Managing a business’ finances can be a huge undertaking. It can be a daunting task to connect how an increase in advertisement will impact sales, and most importantly, how the increase will affect the balance sheet.
There are financial tools available when deciding to raise wages or lowering the sell price and still maintain the current net profit. One such tool is the break-even analysis.
Break even determines the point when sales cover costs, which means there is not a loss or profit. By using the tool, the business owner will know their cost of doing business. Meaning, pertinent questions can be answered prior to hiring a new employee or knowing what sales must be generated if rent increases by $3,000.
All businesses have costs, which are distinguished in two categories: variable and fixed. Variable costs are directly created by the generation of sales. On the other hand, fixed costs will occur regardless of how much product is sold or services rendered.
The types of variable and fixed costs can vary from industry to industry and business to business. Inventory, labor, commission, and utilities are typical variable costs. Advertising, accountant fees, insurance, and salaries are typical fixed costs.
To determine break even, costs must first be identified as variable or fixed. If costs are not easily identified, the role of thumb is to be conservative and define the cost as fixed.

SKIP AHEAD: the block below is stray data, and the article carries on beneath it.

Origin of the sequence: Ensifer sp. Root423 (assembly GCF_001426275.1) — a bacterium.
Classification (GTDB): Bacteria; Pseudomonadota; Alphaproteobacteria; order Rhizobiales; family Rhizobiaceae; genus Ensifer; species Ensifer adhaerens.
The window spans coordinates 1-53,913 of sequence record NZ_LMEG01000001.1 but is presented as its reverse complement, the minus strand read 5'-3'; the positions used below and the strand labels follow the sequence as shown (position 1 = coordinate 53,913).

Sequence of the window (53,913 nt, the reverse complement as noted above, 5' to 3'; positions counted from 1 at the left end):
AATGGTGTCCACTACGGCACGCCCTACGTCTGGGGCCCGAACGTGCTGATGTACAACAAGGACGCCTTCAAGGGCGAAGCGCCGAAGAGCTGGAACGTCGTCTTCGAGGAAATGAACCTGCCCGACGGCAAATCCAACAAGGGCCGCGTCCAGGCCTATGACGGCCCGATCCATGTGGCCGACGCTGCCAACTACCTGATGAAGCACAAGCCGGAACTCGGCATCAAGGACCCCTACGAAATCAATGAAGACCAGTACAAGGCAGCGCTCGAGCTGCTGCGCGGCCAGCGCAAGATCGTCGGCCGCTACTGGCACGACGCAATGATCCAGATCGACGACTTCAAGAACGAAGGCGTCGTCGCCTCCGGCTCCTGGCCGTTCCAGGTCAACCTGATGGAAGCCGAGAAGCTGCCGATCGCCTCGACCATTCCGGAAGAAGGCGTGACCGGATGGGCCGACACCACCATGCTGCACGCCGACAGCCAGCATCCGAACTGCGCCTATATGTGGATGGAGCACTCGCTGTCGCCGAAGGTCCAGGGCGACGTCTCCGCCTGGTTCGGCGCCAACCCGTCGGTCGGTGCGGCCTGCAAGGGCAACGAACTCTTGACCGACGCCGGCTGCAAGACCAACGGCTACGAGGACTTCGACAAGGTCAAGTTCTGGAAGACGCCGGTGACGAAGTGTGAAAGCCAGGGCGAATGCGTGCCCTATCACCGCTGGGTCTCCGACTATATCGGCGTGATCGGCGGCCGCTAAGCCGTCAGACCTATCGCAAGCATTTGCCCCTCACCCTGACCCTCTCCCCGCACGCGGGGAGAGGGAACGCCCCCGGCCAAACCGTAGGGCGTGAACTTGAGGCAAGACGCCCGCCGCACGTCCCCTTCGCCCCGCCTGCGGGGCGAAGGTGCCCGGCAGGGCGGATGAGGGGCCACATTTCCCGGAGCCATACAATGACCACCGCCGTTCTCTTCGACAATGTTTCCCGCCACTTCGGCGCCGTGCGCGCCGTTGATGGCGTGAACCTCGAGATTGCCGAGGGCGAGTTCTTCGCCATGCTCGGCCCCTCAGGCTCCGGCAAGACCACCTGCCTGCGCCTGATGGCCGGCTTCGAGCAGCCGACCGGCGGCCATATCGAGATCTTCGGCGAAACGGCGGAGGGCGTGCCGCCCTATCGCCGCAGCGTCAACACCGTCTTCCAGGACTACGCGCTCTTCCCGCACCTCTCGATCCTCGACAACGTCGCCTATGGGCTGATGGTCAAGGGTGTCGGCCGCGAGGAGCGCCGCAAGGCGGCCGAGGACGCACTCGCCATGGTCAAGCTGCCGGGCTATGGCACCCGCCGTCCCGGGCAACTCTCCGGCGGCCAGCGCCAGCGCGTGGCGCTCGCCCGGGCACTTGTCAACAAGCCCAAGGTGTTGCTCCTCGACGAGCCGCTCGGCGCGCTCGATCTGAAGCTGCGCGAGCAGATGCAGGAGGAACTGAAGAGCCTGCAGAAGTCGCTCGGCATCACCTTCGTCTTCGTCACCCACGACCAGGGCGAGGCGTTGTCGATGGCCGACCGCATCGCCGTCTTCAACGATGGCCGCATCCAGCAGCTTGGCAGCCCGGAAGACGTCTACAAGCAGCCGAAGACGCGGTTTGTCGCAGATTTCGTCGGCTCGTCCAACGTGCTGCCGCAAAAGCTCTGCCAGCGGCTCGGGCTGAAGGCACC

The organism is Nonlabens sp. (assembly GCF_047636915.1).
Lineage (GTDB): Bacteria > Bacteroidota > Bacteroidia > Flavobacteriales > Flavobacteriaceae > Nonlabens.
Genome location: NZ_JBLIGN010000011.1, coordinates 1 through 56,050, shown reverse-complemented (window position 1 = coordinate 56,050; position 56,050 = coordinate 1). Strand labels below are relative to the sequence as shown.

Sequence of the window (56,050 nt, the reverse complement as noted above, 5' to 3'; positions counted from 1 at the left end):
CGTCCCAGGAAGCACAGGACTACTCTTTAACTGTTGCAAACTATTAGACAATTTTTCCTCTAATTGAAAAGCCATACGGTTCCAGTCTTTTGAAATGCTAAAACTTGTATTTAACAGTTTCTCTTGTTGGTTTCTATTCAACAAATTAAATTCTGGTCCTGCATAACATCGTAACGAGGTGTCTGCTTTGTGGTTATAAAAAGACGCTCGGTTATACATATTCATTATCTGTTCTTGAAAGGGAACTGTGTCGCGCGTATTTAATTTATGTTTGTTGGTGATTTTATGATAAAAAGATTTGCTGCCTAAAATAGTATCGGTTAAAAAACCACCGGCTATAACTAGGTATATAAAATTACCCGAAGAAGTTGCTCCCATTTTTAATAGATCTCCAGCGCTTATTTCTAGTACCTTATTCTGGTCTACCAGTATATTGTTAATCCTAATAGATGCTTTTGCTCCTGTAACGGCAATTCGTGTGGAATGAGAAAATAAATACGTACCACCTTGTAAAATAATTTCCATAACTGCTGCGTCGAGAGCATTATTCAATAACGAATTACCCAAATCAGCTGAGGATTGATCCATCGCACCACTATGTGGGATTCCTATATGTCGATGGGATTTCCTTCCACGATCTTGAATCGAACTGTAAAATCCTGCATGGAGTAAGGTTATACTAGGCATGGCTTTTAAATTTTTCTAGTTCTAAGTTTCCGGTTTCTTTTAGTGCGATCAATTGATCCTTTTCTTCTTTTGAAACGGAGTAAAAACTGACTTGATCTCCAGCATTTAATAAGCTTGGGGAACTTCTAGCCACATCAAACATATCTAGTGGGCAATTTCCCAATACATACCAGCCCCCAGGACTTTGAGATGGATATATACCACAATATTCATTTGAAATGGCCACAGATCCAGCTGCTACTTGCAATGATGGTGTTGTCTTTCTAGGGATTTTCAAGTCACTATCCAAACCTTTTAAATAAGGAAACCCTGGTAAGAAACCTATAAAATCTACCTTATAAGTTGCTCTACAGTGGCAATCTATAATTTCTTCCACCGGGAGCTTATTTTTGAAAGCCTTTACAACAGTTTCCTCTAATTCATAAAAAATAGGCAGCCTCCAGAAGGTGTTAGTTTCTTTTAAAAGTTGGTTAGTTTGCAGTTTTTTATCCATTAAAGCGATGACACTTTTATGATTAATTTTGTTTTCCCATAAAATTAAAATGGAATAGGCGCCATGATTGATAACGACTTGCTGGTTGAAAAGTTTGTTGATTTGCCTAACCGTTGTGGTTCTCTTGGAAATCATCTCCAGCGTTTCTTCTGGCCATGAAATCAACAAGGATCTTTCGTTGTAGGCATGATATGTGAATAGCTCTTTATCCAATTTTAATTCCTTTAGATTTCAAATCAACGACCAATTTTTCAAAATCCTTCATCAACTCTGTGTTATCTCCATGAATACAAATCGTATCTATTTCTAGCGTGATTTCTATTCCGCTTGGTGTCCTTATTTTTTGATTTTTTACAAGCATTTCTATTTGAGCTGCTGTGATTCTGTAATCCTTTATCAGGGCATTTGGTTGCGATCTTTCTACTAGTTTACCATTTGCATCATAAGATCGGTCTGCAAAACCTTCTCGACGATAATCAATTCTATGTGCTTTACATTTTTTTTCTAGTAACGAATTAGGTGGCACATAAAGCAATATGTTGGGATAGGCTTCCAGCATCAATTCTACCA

The second step is to compute the variable cost percentage, which is total variable costs divided by sales. If the VC percentage equals 65 percent, it means for every $1 in sales generated, 65 cents is spent on variable cost.
Once sales dollars are generated to cover variable costs, the contribution margin percentage is calculated. The CM percentage is computed by subtracting the VC percentage from 100 percent (100 minus 65 equals 35). This means 35 cents is available for fixed costs out of every $1 generated in sales.
So what sale amount is needed to break even? If fixed costs total $75,000 sales of $214,286 is needed to break even.
The computation is to divide total fixed costs by the CM percentage ($75,000 divided by 35 percent) and express it as a decimal.
Why is this important to a business owner? Computing break even is not as important as knowing how the results can influence day to day business decisions. For example, if the cost to raise wages increases by $500, sales must increase by what amount to maintain the current level of net profit?
The answer: $1,429 in additional sales.
The computation: $75,500 divided by 35 cents equals $215,714 minus $214,285.
A thorough knowledge of the impact of variable and fixed costs should be clear prior to increasing or decreasing costs or changing sale prices for any business to grow.